Black Mirror season 5: 'Smithereens' review – A thin premise that doesn't justify the running time

The Andrew Scott-starring episode has a moving ending but feels muted rather than subtle

Ed Cumming
Wednesday 05 June 2019 15:00
Comments
Black Mirror season 5: Smithereens trailer

The fifth series of Black Mirror is shorter than the previous two, with only three episodes rather than the six we have come to expect in the Netflix era. Officially this is because the interactive episode, “Bandersnatch”, the curious but ultimately unsatisfactory experiment that came out at the end of last year, took as much work as several regular episodes due to its multiple storylines. Watching “Smithereens”, however, I wonder if creators Charlie Brooker, Annabel Jones and their team of writers might be flagging a bit. It must be tiring, all that technological pessimism.

Andrew Scott stars as an IT engineer, Chris, whose life has disintegrated after he was involved in a fatal car crash. The casting is fortunate. Even if Scott was a canny choice after his turns as Moriarty in Sherlock and Hamlet in, well, you know, nobody could have guessed how much attention he would get for his performance as the sexy priest in season two of Fleabag, which finished the other week. He inspired a thirst in critics and some viewers not seen in British TV since every episode of Luther.

Anyone expecting an equally twinkle-eyed effort here will be disappointed. Chris is a bag of frayed nerves, always on the verge of crisis, like a sweeter, Irish-lilted Travis Bickle. As the episode begins he is working as a driver for Hitcher, an Uber-type cab company, waiting for passengers to emerge from Smithereen, a Facebook-style internet company run by the enigmatic Billy Bauer (Topher Grace). Bauer was referenced in “Bandersnatch” in a news ticker along the bottom of the screen, another Easter egg for keen-eyed fans that proves much of the series takes place in the same universe.

Where his sexy priest shied from the act itself, his nervous cab driver hops straight into one-sided intercourse with a woman from his bereavement support group. The next day he picks up a smart-looking young man outside Smithereen and takes him prisoner. The police spot him and give chase, resulting in a standoff in a field in rural England. He’ll shoot the prisoner unless he is allowed to speak to Bauer, who is at a silent retreat in Utah, fleeing the destructive digital noise his firm has done so much to spread.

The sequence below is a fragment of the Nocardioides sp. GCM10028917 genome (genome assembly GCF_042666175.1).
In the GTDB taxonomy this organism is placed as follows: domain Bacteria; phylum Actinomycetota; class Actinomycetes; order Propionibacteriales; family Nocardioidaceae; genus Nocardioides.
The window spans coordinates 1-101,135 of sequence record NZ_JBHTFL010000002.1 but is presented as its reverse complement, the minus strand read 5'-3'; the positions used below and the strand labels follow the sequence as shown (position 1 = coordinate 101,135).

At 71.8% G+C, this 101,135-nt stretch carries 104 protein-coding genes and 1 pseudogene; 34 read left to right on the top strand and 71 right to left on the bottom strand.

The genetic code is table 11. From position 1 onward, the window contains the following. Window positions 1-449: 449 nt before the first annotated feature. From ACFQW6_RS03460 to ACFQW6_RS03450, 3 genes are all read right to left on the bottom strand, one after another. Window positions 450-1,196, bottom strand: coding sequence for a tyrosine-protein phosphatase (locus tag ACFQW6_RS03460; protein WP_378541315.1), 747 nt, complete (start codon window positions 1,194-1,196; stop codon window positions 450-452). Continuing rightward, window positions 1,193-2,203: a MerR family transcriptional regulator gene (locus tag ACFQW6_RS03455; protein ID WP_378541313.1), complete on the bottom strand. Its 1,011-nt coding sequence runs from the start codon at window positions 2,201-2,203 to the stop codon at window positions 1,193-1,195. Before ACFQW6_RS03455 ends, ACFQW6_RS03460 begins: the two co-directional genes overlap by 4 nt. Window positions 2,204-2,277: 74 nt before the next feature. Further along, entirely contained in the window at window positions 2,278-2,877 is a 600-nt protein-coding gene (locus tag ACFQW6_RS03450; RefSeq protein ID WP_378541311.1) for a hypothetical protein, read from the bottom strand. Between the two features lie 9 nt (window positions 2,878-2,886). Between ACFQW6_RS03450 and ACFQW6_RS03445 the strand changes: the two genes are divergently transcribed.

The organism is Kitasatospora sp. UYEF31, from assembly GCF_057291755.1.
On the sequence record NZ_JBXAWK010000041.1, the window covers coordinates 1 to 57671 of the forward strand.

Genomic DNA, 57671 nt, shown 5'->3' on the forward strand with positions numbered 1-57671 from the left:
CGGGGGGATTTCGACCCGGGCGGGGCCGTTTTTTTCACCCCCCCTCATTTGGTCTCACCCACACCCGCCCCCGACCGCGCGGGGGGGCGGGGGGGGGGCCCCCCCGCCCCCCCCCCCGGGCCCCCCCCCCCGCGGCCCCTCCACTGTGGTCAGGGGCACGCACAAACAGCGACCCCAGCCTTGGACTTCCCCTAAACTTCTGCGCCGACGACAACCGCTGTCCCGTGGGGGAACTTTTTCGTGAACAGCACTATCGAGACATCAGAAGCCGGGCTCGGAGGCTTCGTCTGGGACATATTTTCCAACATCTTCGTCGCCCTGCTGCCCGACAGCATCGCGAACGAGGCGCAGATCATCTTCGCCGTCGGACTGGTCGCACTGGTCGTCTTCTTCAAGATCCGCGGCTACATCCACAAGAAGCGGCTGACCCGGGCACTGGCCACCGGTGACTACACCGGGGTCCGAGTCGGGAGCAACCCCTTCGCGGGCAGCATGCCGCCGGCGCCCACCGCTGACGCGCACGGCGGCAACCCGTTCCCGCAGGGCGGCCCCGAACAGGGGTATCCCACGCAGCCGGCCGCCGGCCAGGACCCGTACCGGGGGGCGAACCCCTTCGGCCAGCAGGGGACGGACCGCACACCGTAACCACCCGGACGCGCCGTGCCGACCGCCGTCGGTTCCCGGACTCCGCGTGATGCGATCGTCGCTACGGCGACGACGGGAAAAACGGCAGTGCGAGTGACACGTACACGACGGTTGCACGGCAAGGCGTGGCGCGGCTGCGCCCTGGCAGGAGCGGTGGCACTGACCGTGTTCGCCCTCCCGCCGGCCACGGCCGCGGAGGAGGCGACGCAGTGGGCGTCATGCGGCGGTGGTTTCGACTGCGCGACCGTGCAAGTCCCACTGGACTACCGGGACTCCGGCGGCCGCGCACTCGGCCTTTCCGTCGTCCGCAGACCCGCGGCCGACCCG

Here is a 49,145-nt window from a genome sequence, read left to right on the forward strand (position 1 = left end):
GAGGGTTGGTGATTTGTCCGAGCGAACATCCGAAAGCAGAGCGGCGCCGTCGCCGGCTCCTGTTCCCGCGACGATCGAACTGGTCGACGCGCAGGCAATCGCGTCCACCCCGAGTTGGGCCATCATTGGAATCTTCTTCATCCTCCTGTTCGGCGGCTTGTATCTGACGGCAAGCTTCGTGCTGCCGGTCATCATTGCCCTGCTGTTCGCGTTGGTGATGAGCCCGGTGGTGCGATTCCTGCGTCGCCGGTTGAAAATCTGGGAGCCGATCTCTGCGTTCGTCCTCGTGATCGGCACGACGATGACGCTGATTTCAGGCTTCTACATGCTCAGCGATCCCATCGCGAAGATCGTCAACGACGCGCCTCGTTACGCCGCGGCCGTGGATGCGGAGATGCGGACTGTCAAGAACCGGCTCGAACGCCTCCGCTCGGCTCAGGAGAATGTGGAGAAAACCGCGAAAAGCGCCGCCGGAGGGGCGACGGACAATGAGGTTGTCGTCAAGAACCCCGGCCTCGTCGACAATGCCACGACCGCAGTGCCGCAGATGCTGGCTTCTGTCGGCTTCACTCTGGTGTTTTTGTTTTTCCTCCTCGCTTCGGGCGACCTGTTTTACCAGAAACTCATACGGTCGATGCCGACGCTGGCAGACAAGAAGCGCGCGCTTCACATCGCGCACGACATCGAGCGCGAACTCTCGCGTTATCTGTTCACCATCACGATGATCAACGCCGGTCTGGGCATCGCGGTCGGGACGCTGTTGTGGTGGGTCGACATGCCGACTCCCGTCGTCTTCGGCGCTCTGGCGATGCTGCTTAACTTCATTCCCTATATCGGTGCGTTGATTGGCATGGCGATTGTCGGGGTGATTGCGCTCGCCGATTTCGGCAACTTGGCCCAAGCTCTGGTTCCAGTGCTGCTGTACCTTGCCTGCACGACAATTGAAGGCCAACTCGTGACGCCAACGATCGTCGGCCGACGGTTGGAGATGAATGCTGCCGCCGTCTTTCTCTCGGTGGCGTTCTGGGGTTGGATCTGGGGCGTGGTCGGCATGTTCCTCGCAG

Before long, everyone is listening in, from Bauer the FBI to the local police to Bauer himself. This is the film’s theme: through likes and clicks and surveillance there is more information flying around than ever, but is anyone really hearing? A smithereen is a tiny fragment of something, the debris of an explosion: the firm’s users and also the information they post. A data point might be nothing, or it might contain a whole life. At one point, Bauer says that one of the few privileges of his position is occasionally being able to enter “God mode”.

By Black Mirror‘s standards it feels like a thin premise, and doesn’t build enough to justify a 70-minute running time. A sub-plot involving the dead daughter of the woman Chris meets at the start is undercooked and really Scott’s is the only developed character. He does his best and is never less than compelling, using that wonderful voice and those deep dark eyes to wring as much as sympathy as he can from the part.

In its finest episodes, “San Junipero” or “USS Callister”, Black Mirror has provided some of TV’s most thoughtful recent engagements with the implications of technology. You might have guessed from Brooker’s acid TV criticism that he could create nihilistic, acerbic scripts of his own, but not have suspected the humanity that has elevated Black Mirror‘s finest episodes. Despite a moving ending, “Smithereens” feels muted rather than subtle.

Register for free to continue reading

Registration is a free and easy way to support our truly independent journalism

By registering, you will also enjoy limited access to Premium articles, exclusive newsletters, commenting, and virtual events with our leading journalists

Already have an account? sign in

By clicking ‘Register’ you confirm that your data has been entered correctly and you have read and agree to our Terms of use, Cookie policy and Privacy notice.

This site is protected by reCAPTCHA and the Google Privacy policy and Terms of service apply.

Join our new commenting forum

Join thought-provoking conversations, follow other Independent readers and see their replies

Comments

Thank you for registering

Please refresh the page or navigate to another page on the site to be automatically logged inPlease refresh your browser to be logged in